Stanzas Five and Six
And yet, fair bow, no fabling dreams,
But words of the Most High,
Have told why first thy robe of beams
Was woven in the sky.
When o’er the green, undeluged earth
Heaven’s covenant thou didst shine,
How came the world’s gray fathers forth
To watch thy sacred sign!
The speaker addresses the rainbow as “fair bow” in the fifth stanza. By speaking to it, the poet is making use of a technique known as apostrophe. He believes that the source of the rainbow and its purpose in the sky comes from “Most High,” meaning God. That is the only force that can explain fully and with the joy he wants, the reason for the colours.
In the sixth stanza, he imagines the very first time that “thou didst shine”. The “gray fathers,” those who were alive then and came out to “watch they sacred sign.” A reader should take note of the juxtaposition between the “gray” of these fathers and the colours of the rainbow. They had yet to experience the colour.
Stanzas Seven and Eight
And when its yellow luster smiled
O’er mountains yet untrod,
Each mother held aloft her child
To bless the bow of God.
Methinks, thy jubilee to keep,
The first-made anthem rang
On earth, delivered from the deep,
And the first poet sang.
All were uplifted when the first rainbow came into the sky. He imagines that “Each mother held aloft her child / to Bless the bow of God”. The rainbow has by this point become a manifestation of God. To these people, and to the speaker, it is a symbol of God’s presence on Earth. A reminder that he is there watching.
Campbell begins the eighth stanza with the word “Methinks”. He believes that in order to maintain the “jubilee” of seeing the rainbow the “first poet sang”. It is the source of art, music, and a place to remember God’s love.
Stanzas Nine and Ten
Nor ever shall the Muse’s eye
Unraptured greet thy beam;
Theme of primeval prophecy,
Be still the prophet’s theme!
The earth to thee her incense yields,
The lark thy welcome sings,
When, glittering in the freshened fields,
The snowy mushroom springs.
The speaker believes, as he says in the ninth stanza, that no one who has an appreciation for such things, will look at the rainbow and not feel rapture. Anyone who realizes the beauty of the world or loves God will “greet thy beam” as if prophecy.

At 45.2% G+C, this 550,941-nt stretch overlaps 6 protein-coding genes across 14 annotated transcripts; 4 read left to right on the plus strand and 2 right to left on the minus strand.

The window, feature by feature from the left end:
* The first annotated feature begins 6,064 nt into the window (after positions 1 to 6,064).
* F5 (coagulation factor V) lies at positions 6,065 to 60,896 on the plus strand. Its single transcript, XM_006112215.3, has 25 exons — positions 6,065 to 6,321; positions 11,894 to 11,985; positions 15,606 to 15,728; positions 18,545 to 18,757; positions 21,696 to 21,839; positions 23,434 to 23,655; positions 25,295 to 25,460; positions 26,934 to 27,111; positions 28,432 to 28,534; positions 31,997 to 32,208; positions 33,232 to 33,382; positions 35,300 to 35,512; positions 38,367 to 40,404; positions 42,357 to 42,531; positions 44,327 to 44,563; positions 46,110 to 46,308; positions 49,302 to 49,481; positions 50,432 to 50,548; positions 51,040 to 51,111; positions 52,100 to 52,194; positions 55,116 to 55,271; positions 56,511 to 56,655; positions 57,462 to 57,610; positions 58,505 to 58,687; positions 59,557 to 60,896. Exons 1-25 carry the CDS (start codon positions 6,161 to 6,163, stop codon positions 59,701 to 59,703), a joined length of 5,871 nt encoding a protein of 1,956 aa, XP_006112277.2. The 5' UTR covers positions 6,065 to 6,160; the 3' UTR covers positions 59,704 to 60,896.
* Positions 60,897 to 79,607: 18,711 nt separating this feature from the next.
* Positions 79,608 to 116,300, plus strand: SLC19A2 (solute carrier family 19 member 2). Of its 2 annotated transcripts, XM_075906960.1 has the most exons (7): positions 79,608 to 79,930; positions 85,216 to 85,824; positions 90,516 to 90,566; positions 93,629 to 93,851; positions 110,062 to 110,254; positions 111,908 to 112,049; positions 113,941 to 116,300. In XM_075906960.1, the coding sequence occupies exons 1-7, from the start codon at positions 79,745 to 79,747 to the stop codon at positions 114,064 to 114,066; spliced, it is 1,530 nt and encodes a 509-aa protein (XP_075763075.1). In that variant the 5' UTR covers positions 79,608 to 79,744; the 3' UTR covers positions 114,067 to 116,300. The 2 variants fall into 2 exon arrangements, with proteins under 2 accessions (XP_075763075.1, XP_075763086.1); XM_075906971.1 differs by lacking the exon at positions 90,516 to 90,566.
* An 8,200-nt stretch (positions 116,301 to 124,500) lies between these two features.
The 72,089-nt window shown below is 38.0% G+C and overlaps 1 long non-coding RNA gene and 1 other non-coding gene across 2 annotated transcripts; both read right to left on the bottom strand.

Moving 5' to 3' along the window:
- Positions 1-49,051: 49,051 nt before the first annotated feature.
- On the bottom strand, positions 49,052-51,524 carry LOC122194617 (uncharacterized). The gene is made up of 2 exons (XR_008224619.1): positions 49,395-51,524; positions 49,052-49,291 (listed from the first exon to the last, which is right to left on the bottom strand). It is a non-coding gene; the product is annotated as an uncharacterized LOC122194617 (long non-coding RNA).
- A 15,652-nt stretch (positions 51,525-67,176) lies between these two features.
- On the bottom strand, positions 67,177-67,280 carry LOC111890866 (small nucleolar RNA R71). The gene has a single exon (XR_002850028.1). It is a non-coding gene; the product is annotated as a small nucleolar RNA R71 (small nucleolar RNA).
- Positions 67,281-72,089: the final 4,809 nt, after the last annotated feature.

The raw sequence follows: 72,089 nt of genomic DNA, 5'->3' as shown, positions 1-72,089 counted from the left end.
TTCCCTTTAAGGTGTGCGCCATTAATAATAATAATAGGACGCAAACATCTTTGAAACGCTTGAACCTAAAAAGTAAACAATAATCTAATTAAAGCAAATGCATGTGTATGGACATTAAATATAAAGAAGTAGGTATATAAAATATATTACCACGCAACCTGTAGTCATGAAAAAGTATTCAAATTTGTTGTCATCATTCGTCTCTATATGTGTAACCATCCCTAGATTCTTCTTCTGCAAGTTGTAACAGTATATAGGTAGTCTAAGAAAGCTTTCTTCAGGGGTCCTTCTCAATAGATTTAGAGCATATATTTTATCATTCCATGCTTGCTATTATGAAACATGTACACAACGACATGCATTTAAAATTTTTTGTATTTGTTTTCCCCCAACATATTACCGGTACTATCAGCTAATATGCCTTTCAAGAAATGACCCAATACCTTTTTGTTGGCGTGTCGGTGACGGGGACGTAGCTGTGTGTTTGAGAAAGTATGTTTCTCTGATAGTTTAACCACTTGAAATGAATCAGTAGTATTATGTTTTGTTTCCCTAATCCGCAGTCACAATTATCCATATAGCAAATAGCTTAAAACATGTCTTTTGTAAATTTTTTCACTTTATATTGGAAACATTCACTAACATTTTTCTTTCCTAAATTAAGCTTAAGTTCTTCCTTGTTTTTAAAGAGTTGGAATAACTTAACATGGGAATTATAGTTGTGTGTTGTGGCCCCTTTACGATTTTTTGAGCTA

The earth is brought more fully into the poem in the tenth stanza. He speaks of how all the elements work together to worship and welcome the sight into the sky. “Thy welcome” sings the lark and the “earth” gives up its “incense” to the sky. The earth’s essence is embodied in the rainbow.
Stanzas Eleven and Twelve
How glorious is thy girdle, cast
O’er mountain, tower, and town,
Or mirrored in the ocean vast,
A thousand fathoms down!
As fresh in yon horizon dark,
As young thy beauties seem,
As when the eagle from the ark
First sported in thy beam:
The poem begins to conclude in the eleventh stanza where the poet refers to the rainbow as a “glorious…girdle”. It is “cast” over the mountain, tower and town. It reaches all people and all places and even touches the bottom of the ocean. This is a metaphor for God and the reach of God’s power and love.
The twelfth stanza is an example of anaphora. Three of the four lines begin with “As,” creating a series of similes that speak on the rainbow, the continuation of its beauty, and the striking moment “when the eagle from the ark / First sported in thy beam”. This alludes to Noah’s ark, the flood, and the end of the storm. It speaks to hope and peace, themes that are continued in the final stanza.
For, faithful to its sacred page,
Heaven still rebuilds thy span;
Nor lets the type grow pale with age,
That first spoke peace to man.
The last lines reference Heaven again and its choice to “rebuild” the rainbow’s span. It is continually cast into the sky, reminding everyone on earth of the first time “the type… / spoke peace to man”. Here again is another religious allusion, referencing the bible and its words as a source of peace for all humanity.